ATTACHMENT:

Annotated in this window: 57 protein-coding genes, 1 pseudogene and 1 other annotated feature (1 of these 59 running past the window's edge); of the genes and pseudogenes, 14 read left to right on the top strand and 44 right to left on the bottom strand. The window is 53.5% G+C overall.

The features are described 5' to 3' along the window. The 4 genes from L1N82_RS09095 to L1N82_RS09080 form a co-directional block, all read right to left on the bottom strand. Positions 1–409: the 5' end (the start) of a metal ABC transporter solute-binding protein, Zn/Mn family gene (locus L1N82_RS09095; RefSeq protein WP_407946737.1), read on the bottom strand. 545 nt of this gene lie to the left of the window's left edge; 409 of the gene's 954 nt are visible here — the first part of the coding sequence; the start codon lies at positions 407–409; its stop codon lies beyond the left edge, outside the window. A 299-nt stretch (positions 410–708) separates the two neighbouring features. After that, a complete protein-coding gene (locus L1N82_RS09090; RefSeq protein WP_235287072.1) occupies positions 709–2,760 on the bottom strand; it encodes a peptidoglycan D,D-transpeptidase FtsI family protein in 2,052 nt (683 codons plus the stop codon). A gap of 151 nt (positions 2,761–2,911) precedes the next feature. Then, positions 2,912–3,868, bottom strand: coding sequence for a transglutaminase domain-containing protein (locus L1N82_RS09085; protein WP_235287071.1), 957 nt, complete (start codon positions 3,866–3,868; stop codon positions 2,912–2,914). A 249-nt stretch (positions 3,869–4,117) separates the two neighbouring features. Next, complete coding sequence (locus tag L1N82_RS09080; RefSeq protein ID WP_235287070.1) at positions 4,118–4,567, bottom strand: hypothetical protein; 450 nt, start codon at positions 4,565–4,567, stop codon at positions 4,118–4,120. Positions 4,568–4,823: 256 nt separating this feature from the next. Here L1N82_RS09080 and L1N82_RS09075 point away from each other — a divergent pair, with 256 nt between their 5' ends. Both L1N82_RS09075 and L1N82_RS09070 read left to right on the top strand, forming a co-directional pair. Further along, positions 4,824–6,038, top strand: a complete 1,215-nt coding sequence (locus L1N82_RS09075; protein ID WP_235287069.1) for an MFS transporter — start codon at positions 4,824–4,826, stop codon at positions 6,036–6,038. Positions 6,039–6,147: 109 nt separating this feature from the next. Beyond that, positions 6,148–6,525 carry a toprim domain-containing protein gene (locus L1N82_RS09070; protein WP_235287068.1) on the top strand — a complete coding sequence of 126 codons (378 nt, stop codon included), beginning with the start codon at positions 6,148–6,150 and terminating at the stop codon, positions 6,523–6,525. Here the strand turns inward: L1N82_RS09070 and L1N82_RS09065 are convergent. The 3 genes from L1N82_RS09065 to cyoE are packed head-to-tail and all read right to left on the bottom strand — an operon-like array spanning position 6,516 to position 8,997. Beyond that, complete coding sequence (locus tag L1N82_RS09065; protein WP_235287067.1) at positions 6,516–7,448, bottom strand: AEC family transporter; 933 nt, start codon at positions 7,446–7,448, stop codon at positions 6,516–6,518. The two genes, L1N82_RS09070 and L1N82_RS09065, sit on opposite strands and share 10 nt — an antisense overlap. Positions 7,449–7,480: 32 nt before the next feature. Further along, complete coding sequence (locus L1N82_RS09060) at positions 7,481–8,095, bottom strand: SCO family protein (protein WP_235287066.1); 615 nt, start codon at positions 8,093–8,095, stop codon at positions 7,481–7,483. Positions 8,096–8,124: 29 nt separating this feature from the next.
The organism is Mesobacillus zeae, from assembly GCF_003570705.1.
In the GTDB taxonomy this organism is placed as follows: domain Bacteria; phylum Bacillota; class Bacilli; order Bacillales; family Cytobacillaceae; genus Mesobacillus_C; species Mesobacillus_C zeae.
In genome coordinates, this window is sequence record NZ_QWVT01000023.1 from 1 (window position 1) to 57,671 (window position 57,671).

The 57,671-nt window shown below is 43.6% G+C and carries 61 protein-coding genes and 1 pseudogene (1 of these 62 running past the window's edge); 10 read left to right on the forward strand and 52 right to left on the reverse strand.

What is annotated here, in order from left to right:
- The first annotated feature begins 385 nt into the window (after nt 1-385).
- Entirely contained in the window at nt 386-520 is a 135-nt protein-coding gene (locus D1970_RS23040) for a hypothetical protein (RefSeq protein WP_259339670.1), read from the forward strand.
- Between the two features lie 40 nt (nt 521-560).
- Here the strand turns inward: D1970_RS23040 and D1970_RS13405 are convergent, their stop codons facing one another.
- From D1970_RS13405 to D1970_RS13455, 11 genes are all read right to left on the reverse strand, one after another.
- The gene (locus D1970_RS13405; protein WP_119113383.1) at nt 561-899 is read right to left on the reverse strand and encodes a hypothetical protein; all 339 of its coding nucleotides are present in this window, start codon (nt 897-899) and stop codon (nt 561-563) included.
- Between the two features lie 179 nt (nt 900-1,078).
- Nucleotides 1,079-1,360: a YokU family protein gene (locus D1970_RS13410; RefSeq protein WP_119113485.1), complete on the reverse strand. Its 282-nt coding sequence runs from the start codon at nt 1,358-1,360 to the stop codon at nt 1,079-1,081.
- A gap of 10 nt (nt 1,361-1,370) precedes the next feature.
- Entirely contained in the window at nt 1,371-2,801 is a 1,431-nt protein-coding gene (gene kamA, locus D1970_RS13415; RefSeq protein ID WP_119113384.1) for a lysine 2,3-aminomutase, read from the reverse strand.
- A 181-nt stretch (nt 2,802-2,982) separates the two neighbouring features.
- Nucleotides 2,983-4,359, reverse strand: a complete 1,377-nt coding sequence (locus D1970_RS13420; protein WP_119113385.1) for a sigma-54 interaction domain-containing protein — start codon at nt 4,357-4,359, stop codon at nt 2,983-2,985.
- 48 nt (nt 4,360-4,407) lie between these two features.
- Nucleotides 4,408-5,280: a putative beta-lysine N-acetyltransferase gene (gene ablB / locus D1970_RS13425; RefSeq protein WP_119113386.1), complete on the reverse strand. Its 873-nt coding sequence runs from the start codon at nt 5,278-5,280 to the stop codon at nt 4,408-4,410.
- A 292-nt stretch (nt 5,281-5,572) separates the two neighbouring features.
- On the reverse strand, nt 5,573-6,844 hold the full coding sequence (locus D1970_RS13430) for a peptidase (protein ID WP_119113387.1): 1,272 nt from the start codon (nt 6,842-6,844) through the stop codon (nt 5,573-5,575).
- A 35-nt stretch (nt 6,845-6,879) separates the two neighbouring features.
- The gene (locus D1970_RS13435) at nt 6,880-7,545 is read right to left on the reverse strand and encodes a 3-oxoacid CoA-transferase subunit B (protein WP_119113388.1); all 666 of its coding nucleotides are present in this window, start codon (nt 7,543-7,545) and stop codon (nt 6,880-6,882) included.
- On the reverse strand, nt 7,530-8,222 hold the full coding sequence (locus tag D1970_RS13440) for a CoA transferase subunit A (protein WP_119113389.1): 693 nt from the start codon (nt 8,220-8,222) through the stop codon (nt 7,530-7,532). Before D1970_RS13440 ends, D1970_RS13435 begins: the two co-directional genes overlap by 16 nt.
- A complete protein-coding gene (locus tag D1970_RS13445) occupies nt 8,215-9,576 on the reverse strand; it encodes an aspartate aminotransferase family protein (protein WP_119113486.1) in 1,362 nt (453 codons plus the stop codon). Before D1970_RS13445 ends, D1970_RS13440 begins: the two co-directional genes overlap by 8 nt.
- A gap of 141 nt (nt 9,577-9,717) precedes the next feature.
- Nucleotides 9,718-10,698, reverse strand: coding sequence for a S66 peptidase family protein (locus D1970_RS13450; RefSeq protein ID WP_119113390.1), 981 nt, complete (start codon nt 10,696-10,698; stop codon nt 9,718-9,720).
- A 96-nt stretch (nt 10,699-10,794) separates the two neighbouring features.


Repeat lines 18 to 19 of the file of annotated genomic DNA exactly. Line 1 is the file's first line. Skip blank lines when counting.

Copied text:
- A 181-nt stretch (nt 2,802-2,982) separates the two neighbouring features.
- Nucleotides 2,983-4,359, reverse strand: a complete 1,377-nt coding sequence (locus D1970_RS13420; protein WP_119113385.1) for a sigma-54 interaction domain-containing protein — start codon at nt 4,357-4,359, stop codon at nt 2,983-2,985.